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Randolph College Nursery School earns rare five-star rating with ‘tell me more’ approach
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Randolph College Nursery School earns rare five-star rating with ‘tell me more’ approach

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It’s not a hotel or a restaurant, but Randolph College Nursery School is one of the first in the state to be awarded five stars under the Virginia Star Quality Initiative, a state public-private partnership designed to empower families to make more informed decisions about their children’s early education.

The program is the first in the region and only the fourth in the state to earn the top rating, according to Brenda Edson, director of college relations. The school has served 3- and 4-year-olds but will add a 5-year-old class this year.

Longtime school director Holly Layne said she and her staff are thrilled with the accomplishment, which has been a goal since they were awarded four stars in 2008, when the program first began.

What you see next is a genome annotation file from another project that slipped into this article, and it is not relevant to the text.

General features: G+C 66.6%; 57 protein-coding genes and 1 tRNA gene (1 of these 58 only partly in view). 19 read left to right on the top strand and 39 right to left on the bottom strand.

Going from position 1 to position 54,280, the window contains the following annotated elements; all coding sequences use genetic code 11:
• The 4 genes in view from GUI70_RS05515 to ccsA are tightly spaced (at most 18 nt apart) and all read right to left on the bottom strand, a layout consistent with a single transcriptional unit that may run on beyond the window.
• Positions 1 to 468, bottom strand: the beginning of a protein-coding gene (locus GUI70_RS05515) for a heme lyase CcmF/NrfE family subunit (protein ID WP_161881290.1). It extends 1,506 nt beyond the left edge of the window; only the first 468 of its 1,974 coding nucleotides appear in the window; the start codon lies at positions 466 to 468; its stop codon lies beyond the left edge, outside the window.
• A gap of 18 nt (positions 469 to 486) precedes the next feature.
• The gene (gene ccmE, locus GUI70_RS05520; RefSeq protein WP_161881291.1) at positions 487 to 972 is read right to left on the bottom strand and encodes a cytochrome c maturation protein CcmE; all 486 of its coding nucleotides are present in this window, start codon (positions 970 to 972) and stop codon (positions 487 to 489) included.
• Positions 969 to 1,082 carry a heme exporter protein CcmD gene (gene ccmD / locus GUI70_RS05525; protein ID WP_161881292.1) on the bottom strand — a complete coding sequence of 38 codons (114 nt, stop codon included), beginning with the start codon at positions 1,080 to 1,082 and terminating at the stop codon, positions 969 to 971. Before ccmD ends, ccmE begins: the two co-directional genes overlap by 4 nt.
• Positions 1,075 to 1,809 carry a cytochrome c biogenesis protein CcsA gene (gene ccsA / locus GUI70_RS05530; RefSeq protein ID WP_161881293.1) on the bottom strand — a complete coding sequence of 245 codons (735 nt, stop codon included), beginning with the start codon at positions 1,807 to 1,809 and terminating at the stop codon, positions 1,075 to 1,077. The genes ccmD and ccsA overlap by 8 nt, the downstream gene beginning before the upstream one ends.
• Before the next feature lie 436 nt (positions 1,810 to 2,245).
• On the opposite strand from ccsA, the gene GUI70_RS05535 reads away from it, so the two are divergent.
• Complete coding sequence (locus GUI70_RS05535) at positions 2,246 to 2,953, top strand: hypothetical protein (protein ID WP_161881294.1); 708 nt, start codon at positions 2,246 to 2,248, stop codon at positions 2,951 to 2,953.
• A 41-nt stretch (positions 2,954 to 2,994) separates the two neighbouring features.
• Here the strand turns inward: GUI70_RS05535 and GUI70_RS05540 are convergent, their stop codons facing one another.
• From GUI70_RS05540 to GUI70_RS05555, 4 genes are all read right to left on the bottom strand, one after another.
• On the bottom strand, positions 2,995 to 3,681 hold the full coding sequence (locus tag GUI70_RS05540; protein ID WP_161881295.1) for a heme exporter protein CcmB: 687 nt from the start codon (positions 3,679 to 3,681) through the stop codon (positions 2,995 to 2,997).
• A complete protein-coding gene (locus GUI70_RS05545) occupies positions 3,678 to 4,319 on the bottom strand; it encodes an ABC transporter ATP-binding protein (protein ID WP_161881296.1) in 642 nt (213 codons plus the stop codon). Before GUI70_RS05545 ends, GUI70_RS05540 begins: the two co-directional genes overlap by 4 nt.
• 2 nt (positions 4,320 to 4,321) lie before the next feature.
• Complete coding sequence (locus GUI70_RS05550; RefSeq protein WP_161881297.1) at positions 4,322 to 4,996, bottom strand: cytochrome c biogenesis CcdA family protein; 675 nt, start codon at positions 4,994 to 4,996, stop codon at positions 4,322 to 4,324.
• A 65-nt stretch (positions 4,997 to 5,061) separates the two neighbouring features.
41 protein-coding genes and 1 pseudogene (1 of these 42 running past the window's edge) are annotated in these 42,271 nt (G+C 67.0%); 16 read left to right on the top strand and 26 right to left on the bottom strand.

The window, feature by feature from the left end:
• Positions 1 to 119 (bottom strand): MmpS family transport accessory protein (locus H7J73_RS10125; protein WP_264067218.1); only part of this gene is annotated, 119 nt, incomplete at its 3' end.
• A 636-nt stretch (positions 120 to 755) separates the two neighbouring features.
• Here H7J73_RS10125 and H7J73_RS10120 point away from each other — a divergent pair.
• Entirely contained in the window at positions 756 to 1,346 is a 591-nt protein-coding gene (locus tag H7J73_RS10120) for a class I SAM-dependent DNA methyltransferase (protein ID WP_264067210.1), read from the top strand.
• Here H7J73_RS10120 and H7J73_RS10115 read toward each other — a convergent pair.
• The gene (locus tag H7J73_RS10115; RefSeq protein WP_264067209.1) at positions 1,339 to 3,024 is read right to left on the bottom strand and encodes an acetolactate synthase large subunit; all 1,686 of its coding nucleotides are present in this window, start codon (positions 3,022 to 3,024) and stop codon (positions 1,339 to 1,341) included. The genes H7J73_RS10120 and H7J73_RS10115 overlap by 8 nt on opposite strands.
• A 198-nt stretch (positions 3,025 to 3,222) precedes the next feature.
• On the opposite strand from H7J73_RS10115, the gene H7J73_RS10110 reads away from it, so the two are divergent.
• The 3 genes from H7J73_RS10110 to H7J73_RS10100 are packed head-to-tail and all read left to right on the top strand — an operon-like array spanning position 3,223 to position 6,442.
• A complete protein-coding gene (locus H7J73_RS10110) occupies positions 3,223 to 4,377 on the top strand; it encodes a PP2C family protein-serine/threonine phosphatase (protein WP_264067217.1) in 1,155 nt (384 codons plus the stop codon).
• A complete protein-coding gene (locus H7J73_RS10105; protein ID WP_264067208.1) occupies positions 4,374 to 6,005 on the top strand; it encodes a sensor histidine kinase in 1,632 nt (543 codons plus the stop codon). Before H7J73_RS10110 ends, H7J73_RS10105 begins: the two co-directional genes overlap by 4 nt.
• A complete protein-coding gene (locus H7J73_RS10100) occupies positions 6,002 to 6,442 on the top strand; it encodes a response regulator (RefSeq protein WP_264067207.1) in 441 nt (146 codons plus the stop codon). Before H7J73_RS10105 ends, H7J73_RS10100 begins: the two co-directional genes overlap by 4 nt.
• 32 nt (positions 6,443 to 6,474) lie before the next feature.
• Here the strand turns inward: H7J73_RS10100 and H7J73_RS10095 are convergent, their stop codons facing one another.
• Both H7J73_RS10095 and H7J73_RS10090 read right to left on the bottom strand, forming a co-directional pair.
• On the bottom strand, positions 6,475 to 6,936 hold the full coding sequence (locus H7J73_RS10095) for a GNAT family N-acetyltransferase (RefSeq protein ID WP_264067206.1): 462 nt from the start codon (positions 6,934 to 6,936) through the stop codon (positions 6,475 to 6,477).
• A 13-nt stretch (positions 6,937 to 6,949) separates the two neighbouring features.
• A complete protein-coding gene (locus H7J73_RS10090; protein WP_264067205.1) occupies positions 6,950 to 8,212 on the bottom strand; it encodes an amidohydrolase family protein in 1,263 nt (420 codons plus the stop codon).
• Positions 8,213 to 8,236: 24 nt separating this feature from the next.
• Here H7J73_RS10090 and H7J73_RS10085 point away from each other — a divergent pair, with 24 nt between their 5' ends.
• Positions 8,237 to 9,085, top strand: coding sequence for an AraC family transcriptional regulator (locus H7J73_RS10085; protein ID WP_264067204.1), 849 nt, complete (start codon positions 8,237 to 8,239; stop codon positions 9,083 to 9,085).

But Layne, who has been a mentor for other schools for the initiative, is just as excited about the growth of the quality assessment program because she hopes it will improve opportunities for everyone.

“I want every child in this community to have access to quality care,” she said. She hopes government and business funding sources will help make it possible for programs that are improving or rated highly to offer lower tuition or scholarships to families that ordinarily wouldn’t have the chance for high-quality early education.

“We could get a lot more children in the door … we would love that,” she said.

Participation in Virginia Star Quality Initiative is voluntary and free for early-education programs, which are given a mentor who provides training for staff and provides feedback on the four areas the initiative rates. Those include student/teacher interaction, program structure, environment and instruction, and educational background and development of staff. The initiative focuses on finding ways to assess the educational environment, rather than the children — as happens with testing — because one-size-fits-all assessment doesn’t give meaningful feedback, according to program literature.